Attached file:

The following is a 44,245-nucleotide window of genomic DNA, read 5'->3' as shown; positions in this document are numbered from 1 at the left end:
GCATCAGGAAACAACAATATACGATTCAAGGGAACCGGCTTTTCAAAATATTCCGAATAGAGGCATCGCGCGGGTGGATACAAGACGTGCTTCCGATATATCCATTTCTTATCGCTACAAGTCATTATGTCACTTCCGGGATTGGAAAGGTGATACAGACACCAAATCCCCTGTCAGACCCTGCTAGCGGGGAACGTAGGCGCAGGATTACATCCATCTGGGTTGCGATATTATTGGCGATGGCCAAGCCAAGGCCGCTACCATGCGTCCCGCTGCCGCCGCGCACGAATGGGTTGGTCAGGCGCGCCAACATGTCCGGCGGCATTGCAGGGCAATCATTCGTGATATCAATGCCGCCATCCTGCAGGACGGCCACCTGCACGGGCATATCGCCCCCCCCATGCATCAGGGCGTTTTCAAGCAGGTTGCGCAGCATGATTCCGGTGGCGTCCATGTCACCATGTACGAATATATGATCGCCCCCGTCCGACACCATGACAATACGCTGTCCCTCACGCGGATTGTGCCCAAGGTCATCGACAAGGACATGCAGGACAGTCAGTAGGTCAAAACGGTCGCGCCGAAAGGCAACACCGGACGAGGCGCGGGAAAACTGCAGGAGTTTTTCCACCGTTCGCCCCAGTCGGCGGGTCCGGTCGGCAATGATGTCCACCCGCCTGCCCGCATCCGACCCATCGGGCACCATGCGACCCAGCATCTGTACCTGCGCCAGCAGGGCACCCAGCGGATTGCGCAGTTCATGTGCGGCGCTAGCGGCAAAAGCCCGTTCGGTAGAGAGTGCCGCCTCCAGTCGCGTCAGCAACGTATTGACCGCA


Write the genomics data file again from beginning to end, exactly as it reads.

The following is a 44,245-nucleotide window of genomic DNA, read 5'->3' as shown; positions in this document are numbered from 1 at the left end:
GCATCAGGAAACAACAATATACGATTCAAGGGAACCGGCTTTTCAAAATATTCCGAATAGAGGCATCGCGCGGGTGGATACAAGACGTGCTTCCGATATATCCATTTCTTATCGCTACAAGTCATTATGTCACTTCCGGGATTGGAAAGGTGATACAGACACCAAATCCCCTGTCAGACCCTGCTAGCGGGGAACGTAGGCGCAGGATTACATCCATCTGGGTTGCGATATTATTGGCGATGGCCAAGCCAAGGCCGCTACCATGCGTCCCGCTGCCGCCGCGCACGAATGGGTTGGTCAGGCGCGCCAACATGTCCGGCGGCATTGCAGGGCAATCATTCGTGATATCAATGCCGCCATCCTGCAGGACGGCCACCTGCACGGGCATATCGCCCCCCCCATGCATCAGGGCGTTTTCAAGCAGGTTGCGCAGCATGATTCCGGTGGCGTCCATGTCACCATGTACGAATATATGATCGCCCCCGTCCGACACCATGACAATACGCTGTCCCTCACGCGGATTGTGCCCAAGGTCATCGACAAGGACATGCAGGACAGTCAGTAGGTCAAAACGGTCGCGCCGAAAGGCAACACCGGACGAGGCGCGGGAAAACTGCAGGAGTTTTTCCACCGTTCGCCCCAGTCGGCGGGTCCGGTCGGCAATGATGTCCACCCGCCTGCCCGCATCCGACCCATCGGGCACCATGCGACCCAGCATCTGTACCTGCGCCAGCAGGGCACCCAGCGGATTGCGCAGTTCATGTGCGGCGCTAGCGGCAAAAGCCCGTTCGGTAGAGAGTGCCGCCTCCAGTCGCGTCAGCAACGTATTGACCGCA